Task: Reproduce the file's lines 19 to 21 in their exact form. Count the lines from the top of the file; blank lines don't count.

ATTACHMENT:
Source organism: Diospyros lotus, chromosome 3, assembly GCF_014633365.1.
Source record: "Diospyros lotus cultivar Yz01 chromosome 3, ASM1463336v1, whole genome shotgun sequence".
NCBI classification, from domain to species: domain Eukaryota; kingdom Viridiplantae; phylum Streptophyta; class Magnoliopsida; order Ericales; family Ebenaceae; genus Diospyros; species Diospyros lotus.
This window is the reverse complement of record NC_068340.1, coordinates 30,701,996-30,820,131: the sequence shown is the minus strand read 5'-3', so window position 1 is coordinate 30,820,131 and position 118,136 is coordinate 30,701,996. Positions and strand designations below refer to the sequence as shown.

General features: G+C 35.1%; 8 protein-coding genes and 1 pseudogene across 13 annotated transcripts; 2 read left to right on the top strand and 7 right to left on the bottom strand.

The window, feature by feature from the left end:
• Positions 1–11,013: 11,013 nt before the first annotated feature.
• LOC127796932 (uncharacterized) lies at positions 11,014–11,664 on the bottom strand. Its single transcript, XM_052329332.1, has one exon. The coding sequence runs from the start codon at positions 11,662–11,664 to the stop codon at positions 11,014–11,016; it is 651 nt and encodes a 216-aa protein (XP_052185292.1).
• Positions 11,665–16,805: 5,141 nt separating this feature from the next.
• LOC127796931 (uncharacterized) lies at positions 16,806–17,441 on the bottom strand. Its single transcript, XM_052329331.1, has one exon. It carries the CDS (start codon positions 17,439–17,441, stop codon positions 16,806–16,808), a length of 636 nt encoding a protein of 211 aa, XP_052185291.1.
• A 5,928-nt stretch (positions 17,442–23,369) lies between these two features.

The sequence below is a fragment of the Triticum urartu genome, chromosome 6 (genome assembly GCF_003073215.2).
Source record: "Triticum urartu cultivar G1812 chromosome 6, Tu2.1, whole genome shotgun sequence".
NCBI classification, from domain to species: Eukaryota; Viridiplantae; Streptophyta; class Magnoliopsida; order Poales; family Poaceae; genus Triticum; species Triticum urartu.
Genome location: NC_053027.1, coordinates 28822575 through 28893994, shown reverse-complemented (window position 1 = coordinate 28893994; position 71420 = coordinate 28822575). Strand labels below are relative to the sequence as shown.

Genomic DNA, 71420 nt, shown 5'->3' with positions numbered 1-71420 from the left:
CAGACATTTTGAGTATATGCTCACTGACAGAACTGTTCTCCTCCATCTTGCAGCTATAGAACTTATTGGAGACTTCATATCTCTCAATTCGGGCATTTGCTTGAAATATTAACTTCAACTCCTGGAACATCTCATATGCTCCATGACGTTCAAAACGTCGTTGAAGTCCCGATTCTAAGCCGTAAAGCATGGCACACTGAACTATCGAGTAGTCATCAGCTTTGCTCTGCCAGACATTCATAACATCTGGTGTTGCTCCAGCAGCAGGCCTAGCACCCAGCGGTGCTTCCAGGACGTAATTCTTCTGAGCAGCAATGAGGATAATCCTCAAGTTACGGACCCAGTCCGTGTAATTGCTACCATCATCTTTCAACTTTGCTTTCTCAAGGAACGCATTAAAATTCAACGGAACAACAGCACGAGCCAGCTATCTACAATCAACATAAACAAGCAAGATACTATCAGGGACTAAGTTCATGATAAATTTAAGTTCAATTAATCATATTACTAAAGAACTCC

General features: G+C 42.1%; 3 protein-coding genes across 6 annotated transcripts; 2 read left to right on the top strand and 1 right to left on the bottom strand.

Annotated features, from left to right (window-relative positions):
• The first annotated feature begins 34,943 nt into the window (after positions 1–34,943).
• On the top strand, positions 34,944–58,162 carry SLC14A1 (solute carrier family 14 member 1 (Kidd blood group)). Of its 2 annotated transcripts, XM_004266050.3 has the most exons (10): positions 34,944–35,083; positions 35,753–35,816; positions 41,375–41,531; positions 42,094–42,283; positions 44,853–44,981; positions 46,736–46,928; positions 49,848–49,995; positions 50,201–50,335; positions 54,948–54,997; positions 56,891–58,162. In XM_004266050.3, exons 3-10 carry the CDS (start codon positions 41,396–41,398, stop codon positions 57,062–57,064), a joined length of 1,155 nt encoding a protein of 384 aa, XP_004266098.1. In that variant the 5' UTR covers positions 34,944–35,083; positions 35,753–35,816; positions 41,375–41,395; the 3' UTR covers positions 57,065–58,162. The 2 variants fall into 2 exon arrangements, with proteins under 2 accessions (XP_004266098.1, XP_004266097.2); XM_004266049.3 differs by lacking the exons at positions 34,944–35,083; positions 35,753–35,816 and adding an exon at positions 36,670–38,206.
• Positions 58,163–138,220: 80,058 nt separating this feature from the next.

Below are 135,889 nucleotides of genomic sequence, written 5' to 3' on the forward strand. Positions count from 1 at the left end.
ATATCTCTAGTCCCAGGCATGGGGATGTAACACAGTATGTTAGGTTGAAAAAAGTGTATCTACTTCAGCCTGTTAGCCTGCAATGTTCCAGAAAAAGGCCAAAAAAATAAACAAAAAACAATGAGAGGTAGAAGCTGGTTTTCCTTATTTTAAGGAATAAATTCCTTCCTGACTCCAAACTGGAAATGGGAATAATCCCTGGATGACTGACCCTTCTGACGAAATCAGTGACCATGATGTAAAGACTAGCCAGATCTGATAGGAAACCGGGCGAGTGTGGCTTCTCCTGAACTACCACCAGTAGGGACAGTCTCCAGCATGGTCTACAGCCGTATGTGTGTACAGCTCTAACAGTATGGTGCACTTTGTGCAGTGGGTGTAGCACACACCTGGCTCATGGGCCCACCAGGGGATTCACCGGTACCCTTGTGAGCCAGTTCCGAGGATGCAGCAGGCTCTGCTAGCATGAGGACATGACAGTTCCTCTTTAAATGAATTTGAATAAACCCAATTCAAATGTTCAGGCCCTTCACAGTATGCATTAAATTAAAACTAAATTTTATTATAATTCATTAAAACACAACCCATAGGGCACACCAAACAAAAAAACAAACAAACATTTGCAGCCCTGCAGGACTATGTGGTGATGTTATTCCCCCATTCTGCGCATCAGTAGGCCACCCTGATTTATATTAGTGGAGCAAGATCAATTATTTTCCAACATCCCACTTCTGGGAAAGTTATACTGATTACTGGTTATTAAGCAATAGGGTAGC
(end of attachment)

Annotated features, from left to right (window-relative positions):
• The first annotated feature begins 34,943 nt into the window (after positions 1–34,943).
• On the top strand, positions 34,944–58,162 carry SLC14A1 (solute carrier family 14 member 1 (Kidd blood group)). Of its 2 annotated transcripts, XM_004266050.3 has the most exons (10): positions 34,944–35,083; positions 35,753–35,816; positions 41,375–41,531; positions 42,094–42,283; positions 44,853–44,981; positions 46,736–46,928; positions 49,848–49,995; positions 50,201–50,335; positions 54,948–54,997; positions 56,891–58,162. In XM_004266050.3, exons 3-10 carry the CDS (start codon positions 41,396–41,398, stop codon positions 57,062–57,064), a joined length of 1,155 nt encoding a protein of 384 aa, XP_004266098.1. In that variant the 5' UTR covers positions 34,944–35,083; positions 35,753–35,816; positions 41,375–41,395; the 3' UTR covers positions 57,065–58,162. The 2 variants fall into 2 exon arrangements, with proteins under 2 accessions (XP_004266098.1, XP_004266097.2); XM_004266049.3 differs by lacking the exons at positions 34,944–35,083; positions 35,753–35,816 and adding an exon at positions 36,670–38,206.